Ah, romance. Because insects are so numerous, a good deal of work goes into finding a suitable mate. Females can be fickle, with such a wealth of insect bachelors from which to choose. If a male stands a chance at passing on his genes, he's got to do something to stand out in the crowd. Courtship rituals in insect mating include serenades, dances, nuptial gifts, physical touch, and even aphrodisiacs.
Courtship songs differ from calling songs, which are broadcast from a distance to help females find the males. Crickets use distinct calling and courtship songs, for example. Once the female cricket is nearby, the male suitor sings his best courtship song to sweep her off her six feet.
Fruit flies have no calling song, but do sing when a mate is in close range. The fruit fly male vibrates his wings in a pulsing, rhythmic pattern. His song lets the female know he is of the same species, and available to mate. Mosquitoes sing harmonic duets with each other, adjusting the frequencies of their songs simultaneously as they near the moment of copulation.
Dances and Foreplay:
Any woman is a sucker for a man that can dance. Some male insects and spiders "cha cha cha" their way to love, performing elaborate dances for their chosen mates. Jumping spiders are famous for their ballroom skills. They can perform a linear dance, a zigzag dance, and even a sort of can-can with their forelegs. Certain male flies perform aerial dances around a female to attract her attention and win the right to mate with her.
Some female insects like to be cuddled and caressed to get in the mood. This is especially true of the more primitive, wingless insects. Springtails, for instance, will touch each other with their antennae. Sperm transfer in apterygotes takes place externally, with the male depositing his sperm on a surface and then gently coaxing his partner to take it. Some dung beetles engage in a different kind of foreplay. Together, the pair rolls a ball of dung to serve as a nursery for their offspring.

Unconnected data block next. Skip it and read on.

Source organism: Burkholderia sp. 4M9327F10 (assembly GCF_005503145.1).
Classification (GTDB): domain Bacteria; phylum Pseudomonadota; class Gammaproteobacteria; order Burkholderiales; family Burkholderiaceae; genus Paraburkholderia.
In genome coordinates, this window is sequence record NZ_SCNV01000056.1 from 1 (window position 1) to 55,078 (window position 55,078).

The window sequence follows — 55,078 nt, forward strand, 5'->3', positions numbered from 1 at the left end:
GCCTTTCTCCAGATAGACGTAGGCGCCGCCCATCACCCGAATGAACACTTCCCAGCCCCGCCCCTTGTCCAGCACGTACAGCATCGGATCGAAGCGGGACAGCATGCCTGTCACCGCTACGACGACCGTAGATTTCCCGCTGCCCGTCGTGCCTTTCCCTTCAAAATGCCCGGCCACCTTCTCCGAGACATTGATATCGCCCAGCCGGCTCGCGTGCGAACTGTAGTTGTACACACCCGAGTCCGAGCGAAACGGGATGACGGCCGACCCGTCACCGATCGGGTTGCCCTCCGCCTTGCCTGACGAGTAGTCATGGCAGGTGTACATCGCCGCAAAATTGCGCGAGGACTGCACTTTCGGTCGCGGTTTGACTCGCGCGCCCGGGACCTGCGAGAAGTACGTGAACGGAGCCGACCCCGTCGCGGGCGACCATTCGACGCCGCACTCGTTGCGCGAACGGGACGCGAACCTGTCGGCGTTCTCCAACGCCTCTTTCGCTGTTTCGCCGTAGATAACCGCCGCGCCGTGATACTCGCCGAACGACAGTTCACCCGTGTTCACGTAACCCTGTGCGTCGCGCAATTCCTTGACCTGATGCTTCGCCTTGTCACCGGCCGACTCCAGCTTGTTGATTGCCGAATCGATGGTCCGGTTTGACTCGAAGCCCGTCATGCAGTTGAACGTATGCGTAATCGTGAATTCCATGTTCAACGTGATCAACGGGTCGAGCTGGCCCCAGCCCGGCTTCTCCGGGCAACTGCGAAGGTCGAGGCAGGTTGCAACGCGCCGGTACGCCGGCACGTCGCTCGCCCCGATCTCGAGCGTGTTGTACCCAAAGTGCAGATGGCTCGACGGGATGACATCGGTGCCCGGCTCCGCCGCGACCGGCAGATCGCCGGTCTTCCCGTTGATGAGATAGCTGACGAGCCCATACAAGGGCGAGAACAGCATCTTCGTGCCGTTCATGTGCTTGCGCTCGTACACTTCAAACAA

Gift giving is another clever strategy employed by some male insects in their pursuit of a mate. Before seeking a partner, hangingfly males hunt and capture arthropod prey. They then lure a female closer using a chemical signal, and offer her the food gift. She examines the prey, and if she finds the meal to her liking, they mate. If the gift is insufficient, she refuses his advance.
Balloon flies take gift giving a step further by wrapping the prey in pretty, silken balloons. Females fly into a mating swarm of males and choose a partner, who presents her with his silk package. Don't give the males too much credit, though. They've actually learned to trick the females by offering them empty balloons.
Some male insects, like Mormon crickets, produce a spermatophylax, a protein-rich wad which they attach to the female's genitalia. The female eats the sperm-free offering, which may have cost the male a full 30% of his body weight. That's a pretty substantial gift.
When all else fails, insects may try an aphrodisiac to make a partner willing to copulate. Male queen butterflies dust prospective mates with an aphrodisiac produced by "hairpencils," brush-like appendages on the tip of the abdomen. If his magic dust works, she will fly to a nearby plant. He dusts her once more to be sure she's ready, and if she is, they consummate the marriage.
On the other hand, insects sometimes employ anti-aphrodisiacs to turn away suitors. Certain ground beetle females produce methacrylic acid, a potent anti-aphrodisiac that not only repels males, it can knock them out for several hours. Male mealworm beetles apply anti-aphrodisiac pheromones to their female partners after mating, to make them less attractive to other males.